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Nancy Pelosi’s Historic All-Day Marathon Speech

Watch Pelosi speak on the House floor live 

House Minority Leader Nancy Pelosi (D-Calif.) historical speaks on the House floor.

Nancy Pelosi’s all-day marathon speech sets record as longest continuous speech since at least 1909 by , USA TODAY

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House Minority Leader Nancy Pelosi delivers epic speech for hours Wednesday, calling for a vote on legislation to protect DACA recipients. (Feb. 7) AP

House Minority Leader Nancy Pelosi’s all-day speech broke a record for longest-continuous speech in House history.

The California Democrat spoke for more than 8 hours before yielding the floor. It was the longest continuous speech since at least 1909.

And she did it all while wearing 4-inch high-heels.

Pelosi got the news of her new record while continuing to tell stories of DREAMers, undocumented immigrants who were brought to the United States when they children. Her all-day remarks are aimed at protesting a budget deal that doesn’t include protections for the group.

While laughing, Pelosi announced that she’d broken a record and said she wondered what the last record-breaking speech was about. A round of applause broke out from her colleagues.

Pelosi started speaking at 10:04 a.m. and stopped shortly after 6 p.m. While her speech was an act of protest, it wasn’t a filibuster.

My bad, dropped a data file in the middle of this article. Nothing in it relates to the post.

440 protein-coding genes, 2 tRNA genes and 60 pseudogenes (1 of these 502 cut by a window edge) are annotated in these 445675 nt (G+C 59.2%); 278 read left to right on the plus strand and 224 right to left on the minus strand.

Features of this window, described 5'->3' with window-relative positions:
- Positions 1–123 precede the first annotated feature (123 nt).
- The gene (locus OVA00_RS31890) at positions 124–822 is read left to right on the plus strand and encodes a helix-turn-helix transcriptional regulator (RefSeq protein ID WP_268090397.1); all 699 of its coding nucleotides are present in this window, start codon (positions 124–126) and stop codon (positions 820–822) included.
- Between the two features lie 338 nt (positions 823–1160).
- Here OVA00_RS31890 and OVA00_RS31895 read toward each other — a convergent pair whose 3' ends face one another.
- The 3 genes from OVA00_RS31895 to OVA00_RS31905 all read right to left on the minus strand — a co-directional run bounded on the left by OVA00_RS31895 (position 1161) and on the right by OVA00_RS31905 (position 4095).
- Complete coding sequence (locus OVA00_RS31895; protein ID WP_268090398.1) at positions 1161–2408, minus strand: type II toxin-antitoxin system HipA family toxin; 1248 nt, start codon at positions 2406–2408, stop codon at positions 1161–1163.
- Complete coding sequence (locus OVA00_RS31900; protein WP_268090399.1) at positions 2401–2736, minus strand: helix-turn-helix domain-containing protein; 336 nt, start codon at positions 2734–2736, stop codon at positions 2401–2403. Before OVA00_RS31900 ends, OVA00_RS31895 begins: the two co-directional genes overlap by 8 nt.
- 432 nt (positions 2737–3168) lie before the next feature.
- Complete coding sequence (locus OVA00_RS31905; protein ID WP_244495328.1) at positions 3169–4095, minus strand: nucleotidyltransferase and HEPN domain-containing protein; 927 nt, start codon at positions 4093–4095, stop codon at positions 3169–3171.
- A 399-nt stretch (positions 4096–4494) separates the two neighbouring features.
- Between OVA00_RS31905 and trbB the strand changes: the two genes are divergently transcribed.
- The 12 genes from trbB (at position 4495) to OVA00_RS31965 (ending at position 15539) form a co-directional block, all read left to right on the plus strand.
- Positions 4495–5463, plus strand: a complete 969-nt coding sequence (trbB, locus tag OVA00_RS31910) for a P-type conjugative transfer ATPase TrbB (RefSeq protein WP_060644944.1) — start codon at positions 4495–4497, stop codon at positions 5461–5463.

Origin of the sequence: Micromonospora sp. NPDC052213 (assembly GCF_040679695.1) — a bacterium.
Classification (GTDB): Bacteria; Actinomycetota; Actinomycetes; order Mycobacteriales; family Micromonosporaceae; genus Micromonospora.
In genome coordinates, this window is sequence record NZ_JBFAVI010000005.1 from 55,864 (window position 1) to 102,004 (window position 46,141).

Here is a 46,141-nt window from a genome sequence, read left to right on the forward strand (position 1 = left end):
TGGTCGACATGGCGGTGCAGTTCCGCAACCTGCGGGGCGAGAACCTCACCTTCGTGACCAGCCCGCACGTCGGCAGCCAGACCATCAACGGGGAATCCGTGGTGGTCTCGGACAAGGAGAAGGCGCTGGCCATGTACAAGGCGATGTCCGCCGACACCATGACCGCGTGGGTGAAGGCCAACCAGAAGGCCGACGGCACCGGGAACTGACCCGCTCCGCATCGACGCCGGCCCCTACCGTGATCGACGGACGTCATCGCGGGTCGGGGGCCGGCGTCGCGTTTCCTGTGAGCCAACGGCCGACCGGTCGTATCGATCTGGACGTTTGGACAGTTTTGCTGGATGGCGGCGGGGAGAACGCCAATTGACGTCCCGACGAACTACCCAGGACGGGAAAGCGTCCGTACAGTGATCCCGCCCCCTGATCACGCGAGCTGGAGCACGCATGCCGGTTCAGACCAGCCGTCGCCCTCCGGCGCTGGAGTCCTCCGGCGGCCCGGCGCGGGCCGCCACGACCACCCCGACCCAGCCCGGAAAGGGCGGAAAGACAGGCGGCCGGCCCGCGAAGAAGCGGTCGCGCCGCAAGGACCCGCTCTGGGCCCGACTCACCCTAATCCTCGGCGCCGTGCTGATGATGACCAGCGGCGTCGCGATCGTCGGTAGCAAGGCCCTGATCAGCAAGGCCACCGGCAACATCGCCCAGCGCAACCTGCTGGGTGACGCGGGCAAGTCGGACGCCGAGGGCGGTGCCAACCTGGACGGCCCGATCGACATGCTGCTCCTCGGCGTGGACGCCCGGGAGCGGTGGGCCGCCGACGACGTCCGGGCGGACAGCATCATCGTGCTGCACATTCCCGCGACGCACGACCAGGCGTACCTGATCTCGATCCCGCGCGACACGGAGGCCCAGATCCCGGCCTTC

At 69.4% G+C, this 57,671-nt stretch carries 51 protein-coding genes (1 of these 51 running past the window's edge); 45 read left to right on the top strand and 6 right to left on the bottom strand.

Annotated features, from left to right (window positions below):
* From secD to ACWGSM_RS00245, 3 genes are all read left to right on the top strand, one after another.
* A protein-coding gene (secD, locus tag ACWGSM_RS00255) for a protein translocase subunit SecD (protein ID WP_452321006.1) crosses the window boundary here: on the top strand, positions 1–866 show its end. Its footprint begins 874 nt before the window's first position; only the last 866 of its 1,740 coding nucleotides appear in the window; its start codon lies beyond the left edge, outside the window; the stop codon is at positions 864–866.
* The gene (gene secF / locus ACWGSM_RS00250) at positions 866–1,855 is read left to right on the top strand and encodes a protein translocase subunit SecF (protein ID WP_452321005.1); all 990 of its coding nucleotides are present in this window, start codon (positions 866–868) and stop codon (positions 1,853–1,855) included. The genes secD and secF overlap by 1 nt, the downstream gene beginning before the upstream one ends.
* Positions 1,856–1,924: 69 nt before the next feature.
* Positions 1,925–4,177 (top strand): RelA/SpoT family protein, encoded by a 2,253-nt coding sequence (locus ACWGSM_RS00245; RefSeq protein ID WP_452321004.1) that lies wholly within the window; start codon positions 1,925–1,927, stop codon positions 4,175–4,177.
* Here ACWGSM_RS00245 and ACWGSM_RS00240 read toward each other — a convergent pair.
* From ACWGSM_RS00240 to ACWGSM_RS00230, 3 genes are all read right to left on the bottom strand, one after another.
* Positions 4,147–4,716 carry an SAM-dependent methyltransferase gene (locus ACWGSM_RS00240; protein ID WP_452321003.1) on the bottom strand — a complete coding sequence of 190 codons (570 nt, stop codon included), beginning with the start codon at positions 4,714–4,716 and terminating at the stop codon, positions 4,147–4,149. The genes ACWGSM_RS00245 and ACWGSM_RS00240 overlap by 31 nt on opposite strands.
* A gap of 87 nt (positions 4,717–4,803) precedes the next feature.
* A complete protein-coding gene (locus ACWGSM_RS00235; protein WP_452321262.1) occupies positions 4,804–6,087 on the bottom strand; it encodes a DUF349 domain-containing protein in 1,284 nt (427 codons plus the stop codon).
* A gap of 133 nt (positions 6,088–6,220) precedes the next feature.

That move is used in the Senate to delay or block legislation, and there isn’t a House equivalent.

House members are usually only given one minute to make remarks but Pelosi used her unlimited, “magic” minute, available only to party leaders to tell stories of those who aspire to become U.S. citizens.

She also spoke about the Declaration of Independence, the country’s founders and prayer.

The 1909 speech was made by James Beauchamp “Champ” Clark, a prominent Democrat from Missouri. He served as Speaker of the House and unsuccessfully sought the democratic nomination for President in 1912.

He lost to Woodrow Wilson.

His speech lasted 5 hours and 15 minutes and took aim at a tariff called the Payne-Aldrich Act, which lowered tariffs but raised rates on some resources like coal and iron.

Republicans ended up passing the measure. To Read more go to the link below: ℗ is your source to learn about the broad and beautiful spectrum of our shared History.